At a time when the US tech sector outpaces the overall growth of the employment market, CODE: Debugging the Gender Gap asks the important question: where are all the women? This revealing and uplifting documentary examines the reasons why more girls are not seeking opportunities in computer science and explores how cultural mindsets, stereotypes, educational hurdles and sexism all play a role in widening this employment gap.
By Heenali Patel On Friday 15 May, the Frontline Club hosted the UK premiere of This Is My Land, followed by an insightful discussion with director Tamara Erde. Screened on the 67th anniversary of Israeli Independence and Nakba Day, the film poses an important and highly relevant question: how does teaching of the Israeli-Palestinian conflict affect […]
This screening will be followed by a Q&A with director Tamara Erde.
This is My Land takes us inside school classrooms in Israel and the occupied West Bank, to look at how educators teach history in a contested region. Filmed in an observational style, the film presents a nuanced analysis of the core educational institutions in Israel and Palestine. Candid interviews with students reveal shocking discrepancies in perspectives of history, concepts of freedom, and definitions of nationality. The film prompts the question: how long will the past dictate the present?
This screening will be followed by a Q&A with director Jocelyn Ford.
Nowhere To Call Home tells the powerful story of Zanta, a Tibetan woman who moves to Beijing against the wishes of her in-laws so that her young son can receive an education. Widowed at 28, Tibetan farmer Zanta defies her tyrannical father-in-law and after her husband’s death refuses to marry the family’s only surviving son. When Zanta’s in-laws won’t let her seven-year-old child go to school, she flees her village and heads to Beijing where she becomes a street vendor.
Reuters is reporting that the Taliban have started answering queries submitted to an online forum on their website. Questions have been asked on topics ranging from the Taliban’s negotiations with the United States to their position on educating girls. The Taliban banned girls from schools while they were in power, although there were reports in […]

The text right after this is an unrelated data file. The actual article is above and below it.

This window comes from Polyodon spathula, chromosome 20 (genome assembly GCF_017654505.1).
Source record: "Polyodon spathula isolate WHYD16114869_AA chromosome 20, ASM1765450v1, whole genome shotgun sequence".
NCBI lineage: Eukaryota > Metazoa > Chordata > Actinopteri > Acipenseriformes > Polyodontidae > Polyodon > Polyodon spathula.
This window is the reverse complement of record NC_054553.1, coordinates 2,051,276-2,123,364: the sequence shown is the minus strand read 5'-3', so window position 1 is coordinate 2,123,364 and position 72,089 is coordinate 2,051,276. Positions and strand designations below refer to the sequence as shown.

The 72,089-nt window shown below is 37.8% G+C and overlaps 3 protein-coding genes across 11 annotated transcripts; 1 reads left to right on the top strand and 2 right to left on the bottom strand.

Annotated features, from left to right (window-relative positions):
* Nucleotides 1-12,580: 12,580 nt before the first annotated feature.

A weekly round up of world events from Monday, 12 September to Sunday, 18 September from ForesightNews By Nicole Hunt The International Atomic Energy Agency (IAEA) Board of Governors meets in Vienna on Monday, with Iran likely to be high on the agenda following last week’s report expressing increased concerns over ‘undisclosed nuclear related activities’ […]
Once I wrote an innocent piece for azadliqciragi.org, an Azeri-language version of Cato Institute’s Lamps of Liberty and I don’t know how, but my dean N.A. at university got aware of it (too old and conservative to surf in Internet). Later followed what my dean called "educational conversation" between us in order to persuade me […]
The State Students Admission Commission of the Republic of Azerbaijan has announced its rating of Azerbaijani universities. In the rating, based mostly on students’ preferences at admission exams and published in Abituriyent journal, the top ten places have been grabbed by state universities. This rating, as well as students’ preferences, reflects one still strong, but […]
With some media outlets reporting that momentum to striking a peace deal between Armenia and Azerbaijan continues, the reality on the ground in both republics is that the two populations are not ready for resolution of the Nagorno Karabakh conflict based on mutual compromise. The situation is reportedly worse in Azerbaijan, but many Armenians also […]